2
$\begingroup$

Let $f_j \in C_c^\infty$ and assume there exists $M>0$ such that $\text{supp}f_0 \subset \{ |x| \le M \}$ and $\text{supp} f \subset \{ 1/M \le |x| \le M \}$. Define $f_j$ by $$ f_j (y) = f(y/2^j) $$ for $j =1, 2, \cdots$. Suppose that $$ \sum_{j=0}^\infty f_j (x) = 1.$$ Then how can I show that there exist $C, C'>0$ such that$$ C' \sum_{j=0}^\infty \| f_j (g)\|_{L^2}^2 \le\| g \|_{L^2}^2 \le C \sum_{j=0}^\infty \| f_j (g)\|_{L^2}^2?$$ $C_c^\infty$ means $C^\infty$ functions with compact support and $\text{supp}$ means the support.

$\endgroup$

1 Answer 1

2
$\begingroup$

First of all, $f_j(g)$ should be the product $f_j\, g$, not composition. Otherwise the inequality is plainly false as it lacks homogeneity with respect to $g$.

It is easier to think about this estimate by writing out norms as integrals and introducing $F=\sum_j |f_j|^2$. Then the desired estimate simplifies to $$C'\int F|g|^2\le \int |g|^2\le C\int F|g|^2 \tag1$$ Since $g$ could be any $L^2$ function, the only way for (1) to hold is pointwise: that is, $$C' F|g|^2 \le |g|^2\le C F|g|^2 \tag2$$ In other words, we hope that $F$ is bounded between two positive constants: $$(C)^{-1} \le F \le (C')^{-1} \tag3$$ Once you have (3), the claim follows.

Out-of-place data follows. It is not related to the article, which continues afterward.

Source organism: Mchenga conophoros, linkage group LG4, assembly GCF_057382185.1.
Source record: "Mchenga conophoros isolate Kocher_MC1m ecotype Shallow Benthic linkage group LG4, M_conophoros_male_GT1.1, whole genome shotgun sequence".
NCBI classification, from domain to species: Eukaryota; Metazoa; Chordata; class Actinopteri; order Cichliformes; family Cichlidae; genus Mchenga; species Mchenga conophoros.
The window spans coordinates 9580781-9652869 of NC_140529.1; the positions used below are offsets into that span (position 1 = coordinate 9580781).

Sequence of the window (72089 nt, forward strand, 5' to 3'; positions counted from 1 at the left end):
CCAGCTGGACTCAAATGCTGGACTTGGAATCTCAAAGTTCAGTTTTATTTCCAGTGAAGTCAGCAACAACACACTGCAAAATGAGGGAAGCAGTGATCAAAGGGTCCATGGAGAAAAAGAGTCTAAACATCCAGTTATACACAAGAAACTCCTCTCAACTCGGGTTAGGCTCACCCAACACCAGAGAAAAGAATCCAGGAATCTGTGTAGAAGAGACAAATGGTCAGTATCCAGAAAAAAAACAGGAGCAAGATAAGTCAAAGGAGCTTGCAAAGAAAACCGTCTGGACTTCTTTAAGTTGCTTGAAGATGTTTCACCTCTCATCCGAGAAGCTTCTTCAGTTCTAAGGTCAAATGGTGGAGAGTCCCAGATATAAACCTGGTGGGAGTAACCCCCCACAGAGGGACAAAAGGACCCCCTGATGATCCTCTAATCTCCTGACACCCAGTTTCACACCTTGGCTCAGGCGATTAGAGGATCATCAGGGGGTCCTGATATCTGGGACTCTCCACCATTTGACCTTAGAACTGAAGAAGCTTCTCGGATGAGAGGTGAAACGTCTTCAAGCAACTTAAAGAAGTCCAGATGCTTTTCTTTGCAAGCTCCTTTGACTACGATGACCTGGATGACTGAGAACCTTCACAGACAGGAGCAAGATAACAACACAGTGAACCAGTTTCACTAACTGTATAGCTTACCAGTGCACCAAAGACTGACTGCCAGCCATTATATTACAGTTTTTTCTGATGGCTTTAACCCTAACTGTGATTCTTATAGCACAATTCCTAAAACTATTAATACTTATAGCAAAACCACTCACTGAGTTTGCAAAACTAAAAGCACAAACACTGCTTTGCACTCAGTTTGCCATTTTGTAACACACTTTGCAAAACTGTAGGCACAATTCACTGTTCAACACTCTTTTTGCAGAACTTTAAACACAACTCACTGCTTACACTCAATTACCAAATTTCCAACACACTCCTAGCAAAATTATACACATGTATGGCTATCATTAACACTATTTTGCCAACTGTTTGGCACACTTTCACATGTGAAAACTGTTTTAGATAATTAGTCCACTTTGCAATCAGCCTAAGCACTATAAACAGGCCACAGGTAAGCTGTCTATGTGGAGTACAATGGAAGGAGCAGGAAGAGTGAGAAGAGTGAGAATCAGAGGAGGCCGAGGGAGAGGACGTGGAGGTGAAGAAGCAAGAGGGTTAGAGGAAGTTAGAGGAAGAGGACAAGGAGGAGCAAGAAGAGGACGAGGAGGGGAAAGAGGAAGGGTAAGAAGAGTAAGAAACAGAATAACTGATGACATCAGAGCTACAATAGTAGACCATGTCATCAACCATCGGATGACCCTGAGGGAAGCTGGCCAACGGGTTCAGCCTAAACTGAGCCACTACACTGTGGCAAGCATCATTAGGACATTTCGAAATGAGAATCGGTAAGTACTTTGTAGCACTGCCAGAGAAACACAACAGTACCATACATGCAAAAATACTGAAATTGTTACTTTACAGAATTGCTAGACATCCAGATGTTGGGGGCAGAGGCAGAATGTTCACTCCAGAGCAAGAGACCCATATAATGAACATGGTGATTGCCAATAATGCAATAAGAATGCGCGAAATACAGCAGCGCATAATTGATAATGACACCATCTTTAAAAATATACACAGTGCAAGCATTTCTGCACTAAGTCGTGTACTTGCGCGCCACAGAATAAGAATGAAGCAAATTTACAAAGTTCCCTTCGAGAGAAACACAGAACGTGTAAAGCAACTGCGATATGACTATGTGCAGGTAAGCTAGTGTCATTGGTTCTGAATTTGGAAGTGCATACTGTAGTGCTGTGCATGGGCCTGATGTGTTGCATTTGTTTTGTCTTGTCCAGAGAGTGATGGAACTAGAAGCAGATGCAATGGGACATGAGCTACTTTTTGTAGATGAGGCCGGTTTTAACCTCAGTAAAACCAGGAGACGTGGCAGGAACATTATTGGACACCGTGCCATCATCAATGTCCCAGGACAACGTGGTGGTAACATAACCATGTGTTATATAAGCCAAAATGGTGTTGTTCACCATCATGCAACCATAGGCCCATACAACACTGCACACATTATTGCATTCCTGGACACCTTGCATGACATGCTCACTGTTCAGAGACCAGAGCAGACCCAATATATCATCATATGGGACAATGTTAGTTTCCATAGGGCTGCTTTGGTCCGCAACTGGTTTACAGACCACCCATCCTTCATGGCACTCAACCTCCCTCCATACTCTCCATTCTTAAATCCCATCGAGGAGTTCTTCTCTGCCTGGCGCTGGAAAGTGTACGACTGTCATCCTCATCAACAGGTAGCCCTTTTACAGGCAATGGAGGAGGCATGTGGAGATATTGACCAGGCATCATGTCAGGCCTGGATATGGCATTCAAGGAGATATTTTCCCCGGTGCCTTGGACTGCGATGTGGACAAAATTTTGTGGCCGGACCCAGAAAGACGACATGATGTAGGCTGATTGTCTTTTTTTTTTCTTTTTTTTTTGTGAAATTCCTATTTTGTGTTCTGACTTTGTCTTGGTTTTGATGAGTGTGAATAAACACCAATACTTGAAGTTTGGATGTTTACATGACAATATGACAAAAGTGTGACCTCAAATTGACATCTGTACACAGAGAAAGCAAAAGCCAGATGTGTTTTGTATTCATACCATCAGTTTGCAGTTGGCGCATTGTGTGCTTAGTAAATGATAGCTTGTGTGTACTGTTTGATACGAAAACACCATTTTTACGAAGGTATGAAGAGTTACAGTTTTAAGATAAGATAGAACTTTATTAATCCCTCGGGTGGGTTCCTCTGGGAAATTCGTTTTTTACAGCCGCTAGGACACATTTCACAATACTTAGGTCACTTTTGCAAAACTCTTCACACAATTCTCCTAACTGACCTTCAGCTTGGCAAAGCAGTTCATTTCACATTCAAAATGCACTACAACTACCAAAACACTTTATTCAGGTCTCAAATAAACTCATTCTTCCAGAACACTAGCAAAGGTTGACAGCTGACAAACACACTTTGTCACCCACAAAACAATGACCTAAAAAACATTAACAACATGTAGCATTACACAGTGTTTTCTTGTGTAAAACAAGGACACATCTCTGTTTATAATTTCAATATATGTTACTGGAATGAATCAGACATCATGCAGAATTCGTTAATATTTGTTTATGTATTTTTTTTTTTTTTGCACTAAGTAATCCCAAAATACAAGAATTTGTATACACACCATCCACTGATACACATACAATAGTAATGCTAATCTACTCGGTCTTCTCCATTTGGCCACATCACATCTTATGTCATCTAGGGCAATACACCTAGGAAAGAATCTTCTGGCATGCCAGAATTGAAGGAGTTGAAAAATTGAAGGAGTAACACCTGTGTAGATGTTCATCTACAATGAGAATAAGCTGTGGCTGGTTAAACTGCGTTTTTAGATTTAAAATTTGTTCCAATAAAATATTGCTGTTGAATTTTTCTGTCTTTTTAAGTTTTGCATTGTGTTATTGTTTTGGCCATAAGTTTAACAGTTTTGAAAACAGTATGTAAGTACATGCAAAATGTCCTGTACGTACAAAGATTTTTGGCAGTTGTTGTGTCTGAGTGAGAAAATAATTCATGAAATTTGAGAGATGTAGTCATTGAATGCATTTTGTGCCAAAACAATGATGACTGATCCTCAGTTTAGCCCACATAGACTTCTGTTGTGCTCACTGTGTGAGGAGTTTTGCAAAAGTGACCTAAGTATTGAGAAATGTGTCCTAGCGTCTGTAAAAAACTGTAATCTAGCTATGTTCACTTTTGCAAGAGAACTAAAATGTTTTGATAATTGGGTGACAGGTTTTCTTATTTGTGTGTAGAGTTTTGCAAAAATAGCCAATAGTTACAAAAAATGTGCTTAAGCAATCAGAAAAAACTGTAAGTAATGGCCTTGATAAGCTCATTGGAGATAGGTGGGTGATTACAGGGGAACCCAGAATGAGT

Both parts of (3) follow from $\sum f_j=1$ and the fact that the supports of $f_j$ have bounded overlap, shown in your earlier question A simple question of Littlewood-Paley decomposition. (You may also want to recall that all $\ell^p$ norms are equivalent on a finite-dimensional space.)

$\endgroup$

You must log in to answer this question.

Not the answer you're looking for? Browse other questions tagged .